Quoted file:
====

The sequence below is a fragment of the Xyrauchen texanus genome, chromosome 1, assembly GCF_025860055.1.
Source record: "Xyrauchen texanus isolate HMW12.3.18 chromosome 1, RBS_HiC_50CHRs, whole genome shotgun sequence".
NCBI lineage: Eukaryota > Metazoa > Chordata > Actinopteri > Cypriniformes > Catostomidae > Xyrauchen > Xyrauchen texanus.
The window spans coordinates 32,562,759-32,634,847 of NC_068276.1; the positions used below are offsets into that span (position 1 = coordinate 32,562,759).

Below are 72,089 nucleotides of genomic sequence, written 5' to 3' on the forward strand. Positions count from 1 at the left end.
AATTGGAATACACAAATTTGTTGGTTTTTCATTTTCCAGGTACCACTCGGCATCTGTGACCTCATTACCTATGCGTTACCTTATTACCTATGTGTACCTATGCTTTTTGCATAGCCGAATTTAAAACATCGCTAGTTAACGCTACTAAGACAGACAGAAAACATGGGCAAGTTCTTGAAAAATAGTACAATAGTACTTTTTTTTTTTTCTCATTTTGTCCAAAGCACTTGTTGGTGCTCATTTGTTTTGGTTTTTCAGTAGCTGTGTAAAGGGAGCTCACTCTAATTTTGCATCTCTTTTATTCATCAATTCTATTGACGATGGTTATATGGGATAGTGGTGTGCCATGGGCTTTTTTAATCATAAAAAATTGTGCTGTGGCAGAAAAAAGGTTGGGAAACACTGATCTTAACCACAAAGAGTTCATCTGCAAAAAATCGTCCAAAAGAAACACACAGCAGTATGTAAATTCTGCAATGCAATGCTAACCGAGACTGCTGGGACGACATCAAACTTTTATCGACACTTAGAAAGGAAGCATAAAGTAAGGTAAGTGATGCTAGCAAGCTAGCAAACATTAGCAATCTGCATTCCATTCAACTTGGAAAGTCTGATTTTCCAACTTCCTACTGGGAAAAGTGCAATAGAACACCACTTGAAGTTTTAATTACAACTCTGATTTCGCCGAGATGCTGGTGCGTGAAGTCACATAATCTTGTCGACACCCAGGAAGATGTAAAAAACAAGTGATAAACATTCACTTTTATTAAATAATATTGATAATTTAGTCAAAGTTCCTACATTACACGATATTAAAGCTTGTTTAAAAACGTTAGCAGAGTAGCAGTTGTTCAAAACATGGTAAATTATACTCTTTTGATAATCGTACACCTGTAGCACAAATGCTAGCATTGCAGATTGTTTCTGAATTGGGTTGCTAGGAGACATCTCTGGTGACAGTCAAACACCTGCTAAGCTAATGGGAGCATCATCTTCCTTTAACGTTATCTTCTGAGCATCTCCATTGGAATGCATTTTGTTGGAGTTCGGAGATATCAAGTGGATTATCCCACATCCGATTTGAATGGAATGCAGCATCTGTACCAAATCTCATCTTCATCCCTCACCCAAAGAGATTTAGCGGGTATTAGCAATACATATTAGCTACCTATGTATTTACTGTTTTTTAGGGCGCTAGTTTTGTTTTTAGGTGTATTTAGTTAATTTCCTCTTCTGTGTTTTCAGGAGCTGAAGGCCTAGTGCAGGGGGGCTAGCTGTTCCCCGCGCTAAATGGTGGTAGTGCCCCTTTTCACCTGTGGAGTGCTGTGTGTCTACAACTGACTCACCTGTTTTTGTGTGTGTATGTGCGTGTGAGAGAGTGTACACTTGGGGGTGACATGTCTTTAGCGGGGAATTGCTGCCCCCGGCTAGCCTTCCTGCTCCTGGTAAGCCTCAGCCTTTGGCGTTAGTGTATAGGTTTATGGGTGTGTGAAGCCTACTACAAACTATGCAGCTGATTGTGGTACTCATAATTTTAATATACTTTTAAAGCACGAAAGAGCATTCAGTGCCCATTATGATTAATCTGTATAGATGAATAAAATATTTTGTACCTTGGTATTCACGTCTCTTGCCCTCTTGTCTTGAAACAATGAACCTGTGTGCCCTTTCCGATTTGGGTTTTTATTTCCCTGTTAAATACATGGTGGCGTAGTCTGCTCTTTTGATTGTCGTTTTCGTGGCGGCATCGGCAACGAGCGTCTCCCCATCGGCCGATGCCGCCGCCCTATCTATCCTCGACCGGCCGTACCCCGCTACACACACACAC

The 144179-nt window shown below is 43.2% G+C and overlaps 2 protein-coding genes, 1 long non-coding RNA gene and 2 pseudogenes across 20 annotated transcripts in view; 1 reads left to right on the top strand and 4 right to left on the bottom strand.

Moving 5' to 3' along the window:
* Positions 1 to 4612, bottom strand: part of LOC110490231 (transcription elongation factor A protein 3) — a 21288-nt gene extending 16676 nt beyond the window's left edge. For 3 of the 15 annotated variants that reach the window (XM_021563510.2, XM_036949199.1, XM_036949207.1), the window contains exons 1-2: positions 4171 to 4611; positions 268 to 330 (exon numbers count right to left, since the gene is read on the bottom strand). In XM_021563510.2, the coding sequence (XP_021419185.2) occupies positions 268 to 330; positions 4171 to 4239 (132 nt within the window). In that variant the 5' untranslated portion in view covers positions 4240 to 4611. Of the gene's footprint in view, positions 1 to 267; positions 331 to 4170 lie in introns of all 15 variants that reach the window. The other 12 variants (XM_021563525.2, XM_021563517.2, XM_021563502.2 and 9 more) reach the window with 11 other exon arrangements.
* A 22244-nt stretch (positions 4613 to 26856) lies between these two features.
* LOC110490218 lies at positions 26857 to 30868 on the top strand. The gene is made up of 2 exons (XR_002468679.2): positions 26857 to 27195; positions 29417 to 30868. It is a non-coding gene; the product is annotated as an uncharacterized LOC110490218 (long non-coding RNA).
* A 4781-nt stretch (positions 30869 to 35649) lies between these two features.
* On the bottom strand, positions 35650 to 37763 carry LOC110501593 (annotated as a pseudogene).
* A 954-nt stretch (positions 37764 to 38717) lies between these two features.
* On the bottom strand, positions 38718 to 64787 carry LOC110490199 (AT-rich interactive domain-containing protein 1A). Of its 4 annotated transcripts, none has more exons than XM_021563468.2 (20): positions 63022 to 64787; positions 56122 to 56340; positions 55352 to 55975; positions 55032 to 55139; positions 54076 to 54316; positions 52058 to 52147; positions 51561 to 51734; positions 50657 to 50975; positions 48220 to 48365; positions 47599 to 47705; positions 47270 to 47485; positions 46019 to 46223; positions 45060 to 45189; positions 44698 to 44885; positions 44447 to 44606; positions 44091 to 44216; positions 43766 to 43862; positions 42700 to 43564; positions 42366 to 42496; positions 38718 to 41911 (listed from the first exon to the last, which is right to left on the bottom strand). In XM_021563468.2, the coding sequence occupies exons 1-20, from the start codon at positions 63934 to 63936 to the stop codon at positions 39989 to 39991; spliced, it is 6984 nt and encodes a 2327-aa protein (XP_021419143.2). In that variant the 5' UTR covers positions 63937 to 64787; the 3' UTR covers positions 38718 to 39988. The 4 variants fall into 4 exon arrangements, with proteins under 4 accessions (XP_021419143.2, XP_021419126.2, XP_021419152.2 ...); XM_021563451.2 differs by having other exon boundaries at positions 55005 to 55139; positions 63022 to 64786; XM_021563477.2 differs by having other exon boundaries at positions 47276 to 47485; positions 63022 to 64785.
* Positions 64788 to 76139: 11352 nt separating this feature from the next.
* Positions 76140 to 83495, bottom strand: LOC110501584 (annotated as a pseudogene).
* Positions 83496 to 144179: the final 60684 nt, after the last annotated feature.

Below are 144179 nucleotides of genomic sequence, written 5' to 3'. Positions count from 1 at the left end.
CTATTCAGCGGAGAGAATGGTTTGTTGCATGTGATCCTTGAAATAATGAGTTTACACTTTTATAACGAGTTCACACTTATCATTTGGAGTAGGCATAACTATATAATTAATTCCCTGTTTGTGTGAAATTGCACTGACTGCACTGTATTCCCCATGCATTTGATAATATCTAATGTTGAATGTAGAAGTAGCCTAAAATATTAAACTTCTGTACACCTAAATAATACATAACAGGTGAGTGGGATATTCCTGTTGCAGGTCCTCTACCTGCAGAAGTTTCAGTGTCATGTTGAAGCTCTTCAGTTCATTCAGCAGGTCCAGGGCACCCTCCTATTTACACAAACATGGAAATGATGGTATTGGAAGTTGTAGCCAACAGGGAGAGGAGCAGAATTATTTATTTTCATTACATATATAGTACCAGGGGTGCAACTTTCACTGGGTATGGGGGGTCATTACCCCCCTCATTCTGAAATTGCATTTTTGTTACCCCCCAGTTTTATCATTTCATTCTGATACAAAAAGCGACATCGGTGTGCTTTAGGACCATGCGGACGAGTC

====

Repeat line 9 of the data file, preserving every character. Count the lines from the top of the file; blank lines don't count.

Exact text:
* Positions 1 to 4612, bottom strand: part of LOC110490231 (transcription elongation factor A protein 3) — a 21288-nt gene extending 16676 nt beyond the window's left edge. For 3 of the 15 annotated variants that reach the window (XM_021563510.2, XM_036949199.1, XM_036949207.1), the window contains exons 1-2: positions 4171 to 4611; positions 268 to 330 (exon numbers count right to left, since the gene is read on the bottom strand). In XM_021563510.2, the coding sequence (XP_021419185.2) occupies positions 268 to 330; positions 4171 to 4239 (132 nt within the window). In that variant the 5' untranslated portion in view covers positions 4240 to 4611. Of the gene's footprint in view, positions 1 to 267; positions 331 to 4170 lie in introns of all 15 variants that reach the window. The other 12 variants (XM_021563525.2, XM_021563517.2, XM_021563502.2 and 9 more) reach the window with 11 other exon arrangements.